It’s no wonder that a certain malaise can creep in behind all the cheery brightness and adventure—at least for adults, rather than the children for whom these games are ostensibly but not really designed; adults who think about life differently than they did in 1986. Adults might start to wonder, okay, sure, but what next? Will I play a Zelda where Link does parkour, a Zelda where he can turn himself into a spaceship? How much of my life do I want to spend in what’s essentially become a fancy fantasy lawn care simulator, mindlessly hacking at everything in sight? As if I secretly wanted to destroy this game once and for all, to escape it—to stop the diverse world of other games and experiences from passing by with every roundhouse sword swipe, like so many blades of shorn grass?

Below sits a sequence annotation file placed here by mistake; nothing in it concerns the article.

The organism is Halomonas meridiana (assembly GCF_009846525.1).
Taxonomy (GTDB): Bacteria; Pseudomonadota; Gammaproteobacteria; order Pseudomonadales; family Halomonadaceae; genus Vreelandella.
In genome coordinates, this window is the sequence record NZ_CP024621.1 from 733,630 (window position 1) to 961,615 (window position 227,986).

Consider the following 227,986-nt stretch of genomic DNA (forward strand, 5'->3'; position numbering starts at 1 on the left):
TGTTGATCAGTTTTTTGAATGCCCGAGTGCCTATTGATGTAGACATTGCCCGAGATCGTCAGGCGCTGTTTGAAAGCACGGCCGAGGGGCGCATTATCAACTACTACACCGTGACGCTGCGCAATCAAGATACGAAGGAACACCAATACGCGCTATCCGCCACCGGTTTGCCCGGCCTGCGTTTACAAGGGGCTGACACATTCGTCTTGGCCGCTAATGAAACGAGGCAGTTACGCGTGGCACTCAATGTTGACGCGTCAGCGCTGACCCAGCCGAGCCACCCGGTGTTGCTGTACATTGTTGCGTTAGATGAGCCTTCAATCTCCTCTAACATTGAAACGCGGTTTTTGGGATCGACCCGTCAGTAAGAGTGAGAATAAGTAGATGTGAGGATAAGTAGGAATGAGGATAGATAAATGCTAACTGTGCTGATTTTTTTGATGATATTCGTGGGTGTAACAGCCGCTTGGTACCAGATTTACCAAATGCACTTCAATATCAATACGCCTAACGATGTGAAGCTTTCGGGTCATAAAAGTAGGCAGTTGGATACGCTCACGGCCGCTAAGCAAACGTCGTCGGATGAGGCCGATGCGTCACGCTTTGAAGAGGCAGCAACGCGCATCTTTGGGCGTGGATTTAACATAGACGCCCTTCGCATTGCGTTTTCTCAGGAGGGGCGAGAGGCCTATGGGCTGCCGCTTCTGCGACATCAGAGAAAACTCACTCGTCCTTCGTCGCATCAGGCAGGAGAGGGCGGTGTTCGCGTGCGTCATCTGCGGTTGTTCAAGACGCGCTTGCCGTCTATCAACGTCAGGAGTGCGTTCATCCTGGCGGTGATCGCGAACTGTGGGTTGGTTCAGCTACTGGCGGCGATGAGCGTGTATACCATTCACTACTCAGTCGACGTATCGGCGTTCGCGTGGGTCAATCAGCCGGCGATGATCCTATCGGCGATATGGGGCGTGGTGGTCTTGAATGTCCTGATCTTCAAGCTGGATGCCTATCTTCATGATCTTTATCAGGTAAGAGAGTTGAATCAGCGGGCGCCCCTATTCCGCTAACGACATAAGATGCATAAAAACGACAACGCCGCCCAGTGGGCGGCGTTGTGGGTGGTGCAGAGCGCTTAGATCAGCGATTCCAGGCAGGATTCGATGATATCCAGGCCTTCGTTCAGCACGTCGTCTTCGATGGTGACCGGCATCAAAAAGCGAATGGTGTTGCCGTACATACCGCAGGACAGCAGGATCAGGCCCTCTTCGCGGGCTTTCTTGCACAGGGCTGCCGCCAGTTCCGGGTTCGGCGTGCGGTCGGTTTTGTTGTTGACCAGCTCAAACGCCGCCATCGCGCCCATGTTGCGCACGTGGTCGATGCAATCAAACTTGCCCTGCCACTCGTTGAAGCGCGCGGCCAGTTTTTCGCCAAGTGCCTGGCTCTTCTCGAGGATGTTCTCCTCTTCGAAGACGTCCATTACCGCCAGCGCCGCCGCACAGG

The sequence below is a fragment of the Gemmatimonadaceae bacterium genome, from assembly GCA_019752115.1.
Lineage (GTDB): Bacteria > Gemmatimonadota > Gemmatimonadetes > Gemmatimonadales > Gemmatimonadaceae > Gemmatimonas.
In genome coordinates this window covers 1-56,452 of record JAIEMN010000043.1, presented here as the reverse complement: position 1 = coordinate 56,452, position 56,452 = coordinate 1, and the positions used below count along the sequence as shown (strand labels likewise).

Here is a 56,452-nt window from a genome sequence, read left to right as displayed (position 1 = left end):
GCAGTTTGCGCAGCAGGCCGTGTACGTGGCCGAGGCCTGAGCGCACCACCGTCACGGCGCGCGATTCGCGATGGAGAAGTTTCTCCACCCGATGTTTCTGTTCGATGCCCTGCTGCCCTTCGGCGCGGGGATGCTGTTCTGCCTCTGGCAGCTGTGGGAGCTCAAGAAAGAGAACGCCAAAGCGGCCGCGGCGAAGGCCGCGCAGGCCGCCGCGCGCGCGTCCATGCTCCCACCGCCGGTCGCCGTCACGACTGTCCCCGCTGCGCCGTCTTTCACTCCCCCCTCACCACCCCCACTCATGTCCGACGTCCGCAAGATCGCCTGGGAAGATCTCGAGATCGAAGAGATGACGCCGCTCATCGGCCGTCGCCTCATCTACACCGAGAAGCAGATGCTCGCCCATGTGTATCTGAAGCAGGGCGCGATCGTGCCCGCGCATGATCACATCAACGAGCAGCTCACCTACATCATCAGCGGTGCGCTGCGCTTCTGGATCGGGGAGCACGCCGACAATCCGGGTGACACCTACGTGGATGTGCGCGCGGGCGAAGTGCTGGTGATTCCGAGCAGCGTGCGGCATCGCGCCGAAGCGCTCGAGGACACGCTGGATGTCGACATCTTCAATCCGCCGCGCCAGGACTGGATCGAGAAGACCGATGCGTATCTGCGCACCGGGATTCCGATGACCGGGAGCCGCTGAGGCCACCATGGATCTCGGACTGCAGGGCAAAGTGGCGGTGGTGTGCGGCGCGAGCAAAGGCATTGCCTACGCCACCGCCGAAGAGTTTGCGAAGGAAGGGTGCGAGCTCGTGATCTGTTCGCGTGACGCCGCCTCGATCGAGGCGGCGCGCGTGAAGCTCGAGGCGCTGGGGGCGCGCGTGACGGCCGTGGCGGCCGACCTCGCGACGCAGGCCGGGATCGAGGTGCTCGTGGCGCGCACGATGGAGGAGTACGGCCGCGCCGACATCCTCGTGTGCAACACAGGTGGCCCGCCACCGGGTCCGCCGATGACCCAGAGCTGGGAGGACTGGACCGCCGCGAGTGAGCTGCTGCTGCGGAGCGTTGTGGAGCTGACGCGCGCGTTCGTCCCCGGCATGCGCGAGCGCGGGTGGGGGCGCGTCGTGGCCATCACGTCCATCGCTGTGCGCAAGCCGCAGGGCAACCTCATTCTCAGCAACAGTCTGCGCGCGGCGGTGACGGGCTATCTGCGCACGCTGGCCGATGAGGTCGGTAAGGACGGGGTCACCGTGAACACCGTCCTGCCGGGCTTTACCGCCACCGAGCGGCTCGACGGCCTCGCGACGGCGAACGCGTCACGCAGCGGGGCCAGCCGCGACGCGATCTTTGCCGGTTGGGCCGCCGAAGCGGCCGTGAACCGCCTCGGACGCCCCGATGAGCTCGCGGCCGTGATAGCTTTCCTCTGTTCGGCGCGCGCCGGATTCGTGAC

Halfway through A Link Between Worlds, the dimension hopping starts, there’s a color palette change, and you find yourself in Lorule (get it?), which is like Hyrule but evil, with skulls instead of rocks and poisonous-looking purple blossoms instead of grass and cock-diesel enemies instead of milquetoast ones. This trick doubles playtime without doubling assets, which is kind of egregious in a game recycled from a game that was already drenched in prior games. As kids, we had infinite bushes to cut down, infinite time to cut them. Now we do it with the queasy knowledge that each brings us one closer to our final tally of bushes cut, as the same old majestic field songs and twinkling lullabyes grow threadbare in our ears. New bells and whistles aside, how many more times do I want to do this? I’m sure I’ll play the next one.